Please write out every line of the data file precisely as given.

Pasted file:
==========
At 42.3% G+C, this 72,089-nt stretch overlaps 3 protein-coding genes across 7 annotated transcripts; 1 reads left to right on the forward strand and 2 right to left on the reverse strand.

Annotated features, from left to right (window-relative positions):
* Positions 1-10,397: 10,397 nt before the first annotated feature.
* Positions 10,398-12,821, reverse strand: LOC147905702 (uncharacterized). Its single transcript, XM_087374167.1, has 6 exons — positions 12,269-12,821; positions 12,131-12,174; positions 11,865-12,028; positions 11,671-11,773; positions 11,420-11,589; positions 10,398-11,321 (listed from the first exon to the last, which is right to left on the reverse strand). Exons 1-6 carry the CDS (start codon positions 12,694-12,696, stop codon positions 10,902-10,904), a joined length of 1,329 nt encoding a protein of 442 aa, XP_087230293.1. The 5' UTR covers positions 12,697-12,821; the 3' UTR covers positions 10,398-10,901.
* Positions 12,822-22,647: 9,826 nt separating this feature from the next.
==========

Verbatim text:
At 42.3% G+C, this 72,089-nt stretch overlaps 3 protein-coding genes across 7 annotated transcripts; 1 reads left to right on the forward strand and 2 right to left on the reverse strand.

Annotated features, from left to right (window-relative positions):
* Positions 1-10,397: 10,397 nt before the first annotated feature.
* Positions 10,398-12,821, reverse strand: LOC147905702 (uncharacterized). Its single transcript, XM_087374167.1, has 6 exons — positions 12,269-12,821; positions 12,131-12,174; positions 11,865-12,028; positions 11,671-11,773; positions 11,420-11,589; positions 10,398-11,321 (listed from the first exon to the last, which is right to left on the reverse strand). Exons 1-6 carry the CDS (start codon positions 12,694-12,696, stop codon positions 10,902-10,904), a joined length of 1,329 nt encoding a protein of 442 aa, XP_087230293.1. The 5' UTR covers positions 12,697-12,821; the 3' UTR covers positions 10,398-10,901.
* Positions 12,822-22,647: 9,826 nt separating this feature from the next.